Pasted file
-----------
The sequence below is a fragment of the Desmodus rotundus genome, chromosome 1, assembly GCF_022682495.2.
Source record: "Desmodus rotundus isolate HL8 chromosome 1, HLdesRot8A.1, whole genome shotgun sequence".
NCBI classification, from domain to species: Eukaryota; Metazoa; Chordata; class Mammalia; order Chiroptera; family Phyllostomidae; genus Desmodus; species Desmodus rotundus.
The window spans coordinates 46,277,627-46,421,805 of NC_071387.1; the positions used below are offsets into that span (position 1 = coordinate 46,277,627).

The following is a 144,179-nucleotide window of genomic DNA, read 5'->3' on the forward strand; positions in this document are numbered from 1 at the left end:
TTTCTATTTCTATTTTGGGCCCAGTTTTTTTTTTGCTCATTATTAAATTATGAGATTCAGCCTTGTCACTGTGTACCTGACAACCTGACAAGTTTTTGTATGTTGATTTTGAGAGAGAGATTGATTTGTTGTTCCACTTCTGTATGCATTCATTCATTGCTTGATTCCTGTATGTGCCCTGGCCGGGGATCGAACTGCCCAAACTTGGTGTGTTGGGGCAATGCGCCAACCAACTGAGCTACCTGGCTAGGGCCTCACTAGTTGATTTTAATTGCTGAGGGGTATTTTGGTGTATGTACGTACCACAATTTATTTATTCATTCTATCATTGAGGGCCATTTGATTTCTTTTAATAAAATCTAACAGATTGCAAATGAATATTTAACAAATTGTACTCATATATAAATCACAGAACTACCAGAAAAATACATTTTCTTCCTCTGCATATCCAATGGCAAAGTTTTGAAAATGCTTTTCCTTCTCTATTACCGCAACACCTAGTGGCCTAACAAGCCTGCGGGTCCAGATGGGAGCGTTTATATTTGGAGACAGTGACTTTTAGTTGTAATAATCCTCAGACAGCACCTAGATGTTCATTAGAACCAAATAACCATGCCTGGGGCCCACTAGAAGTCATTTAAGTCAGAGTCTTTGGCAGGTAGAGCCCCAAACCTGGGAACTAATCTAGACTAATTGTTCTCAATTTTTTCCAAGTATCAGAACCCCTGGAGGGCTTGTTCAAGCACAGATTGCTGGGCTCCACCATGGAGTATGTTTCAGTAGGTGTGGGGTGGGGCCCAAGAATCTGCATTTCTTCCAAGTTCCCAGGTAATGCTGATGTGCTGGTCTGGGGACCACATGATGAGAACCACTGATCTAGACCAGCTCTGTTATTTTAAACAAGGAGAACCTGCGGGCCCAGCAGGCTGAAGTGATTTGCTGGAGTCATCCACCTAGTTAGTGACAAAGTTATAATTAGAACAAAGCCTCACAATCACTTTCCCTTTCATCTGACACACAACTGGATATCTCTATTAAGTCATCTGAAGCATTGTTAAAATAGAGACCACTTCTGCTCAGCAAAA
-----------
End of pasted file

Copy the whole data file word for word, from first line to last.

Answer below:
The sequence below is a fragment of the Desmodus rotundus genome, chromosome 1, assembly GCF_022682495.2.
Source record: "Desmodus rotundus isolate HL8 chromosome 1, HLdesRot8A.1, whole genome shotgun sequence".
NCBI classification, from domain to species: Eukaryota; Metazoa; Chordata; class Mammalia; order Chiroptera; family Phyllostomidae; genus Desmodus; species Desmodus rotundus.
The window spans coordinates 46,277,627-46,421,805 of NC_071387.1; the positions used below are offsets into that span (position 1 = coordinate 46,277,627).

The following is a 144,179-nucleotide window of genomic DNA, read 5'->3' on the forward strand; positions in this document are numbered from 1 at the left end:
TTTCTATTTCTATTTTGGGCCCAGTTTTTTTTTTGCTCATTATTAAATTATGAGATTCAGCCTTGTCACTGTGTACCTGACAACCTGACAAGTTTTTGTATGTTGATTTTGAGAGAGAGATTGATTTGTTGTTCCACTTCTGTATGCATTCATTCATTGCTTGATTCCTGTATGTGCCCTGGCCGGGGATCGAACTGCCCAAACTTGGTGTGTTGGGGCAATGCGCCAACCAACTGAGCTACCTGGCTAGGGCCTCACTAGTTGATTTTAATTGCTGAGGGGTATTTTGGTGTATGTACGTACCACAATTTATTTATTCATTCTATCATTGAGGGCCATTTGATTTCTTTTAATAAAATCTAACAGATTGCAAATGAATATTTAACAAATTGTACTCATATATAAATCACAGAACTACCAGAAAAATACATTTTCTTCCTCTGCATATCCAATGGCAAAGTTTTGAAAATGCTTTTCCTTCTCTATTACCGCAACACCTAGTGGCCTAACAAGCCTGCGGGTCCAGATGGGAGCGTTTATATTTGGAGACAGTGACTTTTAGTTGTAATAATCCTCAGACAGCACCTAGATGTTCATTAGAACCAAATAACCATGCCTGGGGCCCACTAGAAGTCATTTAAGTCAGAGTCTTTGGCAGGTAGAGCCCCAAACCTGGGAACTAATCTAGACTAATTGTTCTCAATTTTTTCCAAGTATCAGAACCCCTGGAGGGCTTGTTCAAGCACAGATTGCTGGGCTCCACCATGGAGTATGTTTCAGTAGGTGTGGGGTGGGGCCCAAGAATCTGCATTTCTTCCAAGTTCCCAGGTAATGCTGATGTGCTGGTCTGGGGACCACATGATGAGAACCACTGATCTAGACCAGCTCTGTTATTTTAAACAAGGAGAACCTGCGGGCCCAGCAGGCTGAAGTGATTTGCTGGAGTCATCCACCTAGTTAGTGACAAAGTTATAATTAGAACAAAGCCTCACAATCACTTTCCCTTTCATCTGACACACAACTGGATATCTCTATTAAGTCATCTGAAGCATTGTTAAAATAGAGACCACTTCTGCTCAGCAAAA